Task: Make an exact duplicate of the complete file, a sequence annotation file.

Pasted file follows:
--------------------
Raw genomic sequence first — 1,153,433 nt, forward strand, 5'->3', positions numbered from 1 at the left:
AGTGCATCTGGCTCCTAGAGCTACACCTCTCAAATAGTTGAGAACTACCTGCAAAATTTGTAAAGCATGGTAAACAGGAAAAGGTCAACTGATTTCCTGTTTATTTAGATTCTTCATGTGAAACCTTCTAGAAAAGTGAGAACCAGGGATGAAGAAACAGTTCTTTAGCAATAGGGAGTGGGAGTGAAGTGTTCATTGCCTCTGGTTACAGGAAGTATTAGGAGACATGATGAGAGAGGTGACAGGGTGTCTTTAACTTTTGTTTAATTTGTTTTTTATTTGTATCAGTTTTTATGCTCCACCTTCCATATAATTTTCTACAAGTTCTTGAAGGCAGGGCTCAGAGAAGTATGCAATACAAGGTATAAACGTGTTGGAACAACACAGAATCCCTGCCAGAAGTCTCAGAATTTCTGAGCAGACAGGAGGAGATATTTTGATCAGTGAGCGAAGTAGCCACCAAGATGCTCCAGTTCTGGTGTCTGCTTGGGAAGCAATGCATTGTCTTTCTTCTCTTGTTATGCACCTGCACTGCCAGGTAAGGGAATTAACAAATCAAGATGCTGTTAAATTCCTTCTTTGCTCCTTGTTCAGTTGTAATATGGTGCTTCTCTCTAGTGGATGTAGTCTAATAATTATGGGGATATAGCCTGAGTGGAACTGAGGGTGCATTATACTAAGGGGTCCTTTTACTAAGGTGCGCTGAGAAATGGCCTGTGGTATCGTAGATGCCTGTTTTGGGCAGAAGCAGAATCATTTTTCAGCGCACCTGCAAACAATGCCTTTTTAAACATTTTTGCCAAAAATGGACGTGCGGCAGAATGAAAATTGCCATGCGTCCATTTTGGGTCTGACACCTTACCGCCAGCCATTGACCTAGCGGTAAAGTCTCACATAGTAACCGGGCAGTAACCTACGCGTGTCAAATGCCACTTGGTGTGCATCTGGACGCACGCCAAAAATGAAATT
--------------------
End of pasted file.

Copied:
Raw genomic sequence first — 1,153,433 nt, forward strand, 5'->3', positions numbered from 1 at the left:
AGTGCATCTGGCTCCTAGAGCTACACCTCTCAAATAGTTGAGAACTACCTGCAAAATTTGTAAAGCATGGTAAACAGGAAAAGGTCAACTGATTTCCTGTTTATTTAGATTCTTCATGTGAAACCTTCTAGAAAAGTGAGAACCAGGGATGAAGAAACAGTTCTTTAGCAATAGGGAGTGGGAGTGAAGTGTTCATTGCCTCTGGTTACAGGAAGTATTAGGAGACATGATGAGAGAGGTGACAGGGTGTCTTTAACTTTTGTTTAATTTGTTTTTTATTTGTATCAGTTTTTATGCTCCACCTTCCATATAATTTTCTACAAGTTCTTGAAGGCAGGGCTCAGAGAAGTATGCAATACAAGGTATAAACGTGTTGGAACAACACAGAATCCCTGCCAGAAGTCTCAGAATTTCTGAGCAGACAGGAGGAGATATTTTGATCAGTGAGCGAAGTAGCCACCAAGATGCTCCAGTTCTGGTGTCTGCTTGGGAAGCAATGCATTGTCTTTCTTCTCTTGTTATGCACCTGCACTGCCAGGTAAGGGAATTAACAAATCAAGATGCTGTTAAATTCCTTCTTTGCTCCTTGTTCAGTTGTAATATGGTGCTTCTCTCTAGTGGATGTAGTCTAATAATTATGGGGATATAGCCTGAGTGGAACTGAGGGTGCATTATACTAAGGGGTCCTTTTACTAAGGTGCGCTGAGAAATGGCCTGTGGTATCGTAGATGCCTGTTTTGGGCAGAAGCAGAATCATTTTTCAGCGCACCTGCAAACAATGCCTTTTTAAACATTTTTGCCAAAAATGGACGTGCGGCAGAATGAAAATTGCCATGCGTCCATTTTGGGTCTGACACCTTACCGCCAGCCATTGACCTAGCGGTAAAGTCTCACATAGTAACCGGGCAGTAACCTACGCGTGTCAAATGCCACTTGGTGTGCATCTGGACGCACGCCAAAAATGAAATT